Thursday I came back. Check in was smooth. Stayed on schedule. After the required height and weight measurements (and birthday confirmation) waited maybe 15 minutes and met with nurse practitioner. She was great. Knowledgeable. (I was impressed that both she and Dr. Steven Alberts knew of our site and the discussion boards.) She opened with a leading question and I got on a roll. I love to tell stories and I had a captive audience. I had a question about an item from my CT scan report. She brought up the first and last scans and showed me what the item meant. NOTE: Even though they ask you to bring only the last three scans, I suggest you bring them all you have. Better to have too much info than say, “If only you had brought one more thing.” Since it all on DVDs, it’s no big deal.
She left and talked with Dr. Alberts for a few minutes. After he came in we chatted for a few minutes then got down to the reason for my visit. He agreed with the revised treatment plan of going back to what worked (carboplatin and gemcitabine) since I had tolerated it well and was a first line treatment. (My onc here had planned for me to go to FOLFOX6 which is a second line treatment. I thought she had given up too early and disagreed with that approach. She and I eventually agreed to go back to carbo/gem.) So, everyone was in agreement with my next series of chemo treatments. Dr. Alberts then brought up what possibilities existed after the carbo/gem had run its course. This is where his knowledge really came out. Things he had in mind were not even in my onc’s world. We discussed the option of clinical trials. We also discussed genome testing and how it might help (something my onc mentioned only after she had been treating me 14 months). He said that it was important that a certain test be performed which was not in the normal plan. We ended by agreeing that I would keep sending him updates, especially the results of the genome testing. When it looked like a treatment change might be required, he would review everything and discuss with me and my onc. Probably could be done over the phone.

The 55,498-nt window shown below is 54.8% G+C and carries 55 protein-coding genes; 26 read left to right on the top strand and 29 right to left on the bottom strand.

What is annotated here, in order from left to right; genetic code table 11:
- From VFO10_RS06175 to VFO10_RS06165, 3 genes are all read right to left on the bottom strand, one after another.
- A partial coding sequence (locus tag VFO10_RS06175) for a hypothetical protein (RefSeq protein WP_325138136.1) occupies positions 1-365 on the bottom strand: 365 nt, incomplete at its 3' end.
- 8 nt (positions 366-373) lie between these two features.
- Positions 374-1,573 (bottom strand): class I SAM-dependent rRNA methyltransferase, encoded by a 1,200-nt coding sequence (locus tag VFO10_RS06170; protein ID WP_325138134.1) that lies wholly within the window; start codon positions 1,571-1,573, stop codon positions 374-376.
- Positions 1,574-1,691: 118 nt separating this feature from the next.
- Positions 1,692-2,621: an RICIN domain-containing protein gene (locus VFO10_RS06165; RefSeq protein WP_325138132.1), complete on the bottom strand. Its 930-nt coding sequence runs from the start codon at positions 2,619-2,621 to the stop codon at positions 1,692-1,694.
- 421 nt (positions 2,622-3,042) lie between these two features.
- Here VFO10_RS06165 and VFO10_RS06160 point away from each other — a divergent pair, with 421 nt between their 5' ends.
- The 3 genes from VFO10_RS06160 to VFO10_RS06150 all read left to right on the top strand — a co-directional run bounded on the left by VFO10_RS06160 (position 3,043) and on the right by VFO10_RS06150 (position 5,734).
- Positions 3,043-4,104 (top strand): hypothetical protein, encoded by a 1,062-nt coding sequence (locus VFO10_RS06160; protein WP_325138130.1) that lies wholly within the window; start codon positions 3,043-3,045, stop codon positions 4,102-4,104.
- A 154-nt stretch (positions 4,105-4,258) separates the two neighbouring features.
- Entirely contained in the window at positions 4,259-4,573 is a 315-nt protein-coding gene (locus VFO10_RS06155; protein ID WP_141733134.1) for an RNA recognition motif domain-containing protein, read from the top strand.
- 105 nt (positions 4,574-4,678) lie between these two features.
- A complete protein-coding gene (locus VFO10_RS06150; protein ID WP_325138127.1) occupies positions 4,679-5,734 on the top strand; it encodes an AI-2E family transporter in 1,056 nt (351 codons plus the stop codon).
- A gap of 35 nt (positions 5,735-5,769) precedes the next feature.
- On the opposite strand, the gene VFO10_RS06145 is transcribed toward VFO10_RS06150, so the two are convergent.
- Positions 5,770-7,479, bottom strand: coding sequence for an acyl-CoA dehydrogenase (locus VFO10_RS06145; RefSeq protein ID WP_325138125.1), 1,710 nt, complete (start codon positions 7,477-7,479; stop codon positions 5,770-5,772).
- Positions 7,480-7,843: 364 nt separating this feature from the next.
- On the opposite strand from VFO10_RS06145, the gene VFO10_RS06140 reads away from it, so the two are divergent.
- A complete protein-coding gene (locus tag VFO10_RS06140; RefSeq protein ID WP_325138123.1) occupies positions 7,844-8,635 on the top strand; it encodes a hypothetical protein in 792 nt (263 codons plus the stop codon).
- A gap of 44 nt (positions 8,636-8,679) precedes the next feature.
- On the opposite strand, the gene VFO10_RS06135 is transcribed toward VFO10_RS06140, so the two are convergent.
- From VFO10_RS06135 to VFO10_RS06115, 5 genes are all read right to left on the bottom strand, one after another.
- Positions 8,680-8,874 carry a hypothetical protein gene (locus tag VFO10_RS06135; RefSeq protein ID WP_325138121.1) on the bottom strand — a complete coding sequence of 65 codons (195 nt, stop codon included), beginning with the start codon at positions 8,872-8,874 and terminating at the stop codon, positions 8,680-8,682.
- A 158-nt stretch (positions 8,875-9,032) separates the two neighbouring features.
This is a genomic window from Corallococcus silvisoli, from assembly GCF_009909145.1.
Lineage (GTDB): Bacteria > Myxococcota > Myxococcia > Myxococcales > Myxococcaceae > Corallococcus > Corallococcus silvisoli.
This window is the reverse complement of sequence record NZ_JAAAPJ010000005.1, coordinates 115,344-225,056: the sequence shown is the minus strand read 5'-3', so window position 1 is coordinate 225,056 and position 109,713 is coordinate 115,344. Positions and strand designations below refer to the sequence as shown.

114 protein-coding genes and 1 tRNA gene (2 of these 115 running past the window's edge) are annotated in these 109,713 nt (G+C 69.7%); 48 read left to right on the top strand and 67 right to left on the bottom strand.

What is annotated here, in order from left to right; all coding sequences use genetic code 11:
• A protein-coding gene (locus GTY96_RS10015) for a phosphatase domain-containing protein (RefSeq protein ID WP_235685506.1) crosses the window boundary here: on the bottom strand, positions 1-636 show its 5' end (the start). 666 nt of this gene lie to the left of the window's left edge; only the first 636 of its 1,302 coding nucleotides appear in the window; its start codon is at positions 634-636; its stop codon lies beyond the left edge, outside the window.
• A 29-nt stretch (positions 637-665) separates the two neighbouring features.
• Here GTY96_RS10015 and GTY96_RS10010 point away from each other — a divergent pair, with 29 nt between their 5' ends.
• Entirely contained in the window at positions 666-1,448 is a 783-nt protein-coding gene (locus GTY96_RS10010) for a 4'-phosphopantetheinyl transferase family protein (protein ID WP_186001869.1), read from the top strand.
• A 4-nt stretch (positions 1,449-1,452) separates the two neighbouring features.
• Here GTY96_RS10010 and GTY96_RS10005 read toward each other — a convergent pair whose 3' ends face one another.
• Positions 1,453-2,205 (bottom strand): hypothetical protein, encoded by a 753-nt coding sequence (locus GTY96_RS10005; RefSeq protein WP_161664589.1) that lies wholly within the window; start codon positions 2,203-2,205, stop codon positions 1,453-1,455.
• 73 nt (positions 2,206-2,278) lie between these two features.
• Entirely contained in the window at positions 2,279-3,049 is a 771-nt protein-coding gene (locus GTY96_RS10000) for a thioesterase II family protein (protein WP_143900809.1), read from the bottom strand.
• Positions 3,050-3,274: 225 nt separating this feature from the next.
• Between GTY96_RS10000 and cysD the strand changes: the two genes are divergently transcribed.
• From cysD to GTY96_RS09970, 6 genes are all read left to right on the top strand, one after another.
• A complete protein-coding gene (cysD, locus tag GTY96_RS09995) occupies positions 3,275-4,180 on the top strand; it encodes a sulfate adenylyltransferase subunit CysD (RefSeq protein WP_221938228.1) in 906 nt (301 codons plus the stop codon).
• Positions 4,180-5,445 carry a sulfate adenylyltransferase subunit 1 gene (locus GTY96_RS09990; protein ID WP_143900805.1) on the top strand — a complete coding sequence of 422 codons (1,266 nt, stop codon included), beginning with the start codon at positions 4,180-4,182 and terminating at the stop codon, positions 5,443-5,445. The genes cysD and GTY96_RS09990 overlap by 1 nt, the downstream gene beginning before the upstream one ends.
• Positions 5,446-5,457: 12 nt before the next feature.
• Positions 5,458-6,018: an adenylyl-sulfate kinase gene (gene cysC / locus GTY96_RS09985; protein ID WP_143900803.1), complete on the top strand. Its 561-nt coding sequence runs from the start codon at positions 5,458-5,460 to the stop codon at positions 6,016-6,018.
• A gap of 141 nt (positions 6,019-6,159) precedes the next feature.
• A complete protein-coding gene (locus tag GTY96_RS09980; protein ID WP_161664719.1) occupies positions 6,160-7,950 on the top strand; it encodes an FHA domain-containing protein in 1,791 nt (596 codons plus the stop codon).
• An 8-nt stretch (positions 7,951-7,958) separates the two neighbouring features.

Dr. Alberts is confident that there will be a major breakthrough in CCA treatment in a few years. Probably in using existing treatments from other cancers in treating CCA. That’s where the pharmas can get the biggest bang for their bucks. Follow the money.
Mayo Clinic is HUGE. The main campus takes up about six blocks. The second campus takes up a few more. And that is just downtown Rochester. It has an underground tram and above ground skyways connecting buildings. Over 34,000 people work there. The public rooms, like the entrance and waiting areas are beautiful, like a fine hotel. Marble and wood. Possibly leather chairs (definitely not fabric).
Things I’d do differently in travel and lodging if I have to go back.
1. Fly to Rochester instead of Minneapolis. Try to avoid a layover in Chicago.
2. Find motel with airport and Clinic shuttles to avoid paying for car rental (make sure there are restaurants within walking distance).
3. Get a reservation that allows changes without paying extra. I stayed an extra day in case they wanted more testing. But it would have been expensive to change flights after they were booked.
4. The Mayo Concierge service can help with all that – just call them.
Things Mayo could improve:
I completed some forms twice. One set said to send back in 7 days; other set said to bring with to consult.
Have patients go right to 10 South Gonda (oncology center), not to Admissions.
They take a picture of you to enter into your file for security. That is done right next to Admissions at Window 18. Stop there first if the line is short, otherwise go to 10 South Gonda first.
Mayo Clinic is a top shelf institution. People are knowledgeable. They exude confidence. They are calm and reassuring to patients. Professional and kind. They know why you are here and act accordingly. Not syrupy sweet, but understanding. You get the feeling that you are in good hands.